The night after the accident I thought I heard the squeaking of wheels and faint laughter in the unfinished basement. In the morning I found his twisted tricycle in the middle of the floor with little bloody hand prints on the handlebars.
One day I found that something had gotten into the cereal in my pantry, so I set out a mouse trap for it. I had to move after I found the naked, miniature body of human being crushed in the trap.
Before she got sick, my daughter loved riding our willow tree in rainstorms. Sometimes on stormy nights I still see her shining eyes and long, wet hair swaying in the upper branches between flashes of lightning.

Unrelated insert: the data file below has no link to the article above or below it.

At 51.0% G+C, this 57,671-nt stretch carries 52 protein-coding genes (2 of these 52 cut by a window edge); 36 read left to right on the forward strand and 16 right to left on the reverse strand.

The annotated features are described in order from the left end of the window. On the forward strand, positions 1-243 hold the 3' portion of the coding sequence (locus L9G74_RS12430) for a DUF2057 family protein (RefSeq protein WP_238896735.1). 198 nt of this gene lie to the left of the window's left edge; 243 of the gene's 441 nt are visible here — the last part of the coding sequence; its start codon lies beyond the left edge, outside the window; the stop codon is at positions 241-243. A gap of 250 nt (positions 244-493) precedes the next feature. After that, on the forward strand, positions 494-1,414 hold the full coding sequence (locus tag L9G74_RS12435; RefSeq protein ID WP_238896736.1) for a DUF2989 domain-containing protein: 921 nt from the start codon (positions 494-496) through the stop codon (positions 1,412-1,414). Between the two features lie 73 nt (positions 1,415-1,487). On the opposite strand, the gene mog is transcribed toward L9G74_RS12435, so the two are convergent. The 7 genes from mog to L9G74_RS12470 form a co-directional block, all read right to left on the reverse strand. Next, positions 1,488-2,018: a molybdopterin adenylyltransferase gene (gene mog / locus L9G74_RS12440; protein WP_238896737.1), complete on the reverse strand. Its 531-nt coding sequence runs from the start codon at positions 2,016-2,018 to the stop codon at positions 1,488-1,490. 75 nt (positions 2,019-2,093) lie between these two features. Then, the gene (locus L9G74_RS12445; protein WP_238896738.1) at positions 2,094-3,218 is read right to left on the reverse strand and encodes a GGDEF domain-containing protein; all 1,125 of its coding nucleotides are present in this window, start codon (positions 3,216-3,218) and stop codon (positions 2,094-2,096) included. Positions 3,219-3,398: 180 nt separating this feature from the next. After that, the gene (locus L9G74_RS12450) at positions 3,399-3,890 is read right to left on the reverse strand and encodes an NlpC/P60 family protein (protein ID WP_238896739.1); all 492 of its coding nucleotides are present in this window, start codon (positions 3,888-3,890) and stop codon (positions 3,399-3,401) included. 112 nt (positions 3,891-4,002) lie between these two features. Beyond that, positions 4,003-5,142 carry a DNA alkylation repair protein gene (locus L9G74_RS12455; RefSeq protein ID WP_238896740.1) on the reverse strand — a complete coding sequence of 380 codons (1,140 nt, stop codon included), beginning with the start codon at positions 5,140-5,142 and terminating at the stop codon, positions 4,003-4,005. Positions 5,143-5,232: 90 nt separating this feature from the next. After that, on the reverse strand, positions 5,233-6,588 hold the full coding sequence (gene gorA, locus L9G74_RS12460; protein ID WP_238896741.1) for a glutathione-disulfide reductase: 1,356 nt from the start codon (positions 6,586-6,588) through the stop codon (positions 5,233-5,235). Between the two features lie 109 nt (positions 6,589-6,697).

The boy cast his line into pond and reeled quickly, like his dad had showed him before he disappeared. The line caught on something and wouldn’t budge—until the boy pulled with all his might, and out of the water flopped his father’s severed head, hooked right through the lip.
They told me a woman had been trapped and burned to death in the house, but that didn’t bother me too much. Until a particularly hot summer night when I watched in horror as paint was violently scraped from the walls by frantic, invisible fingernails.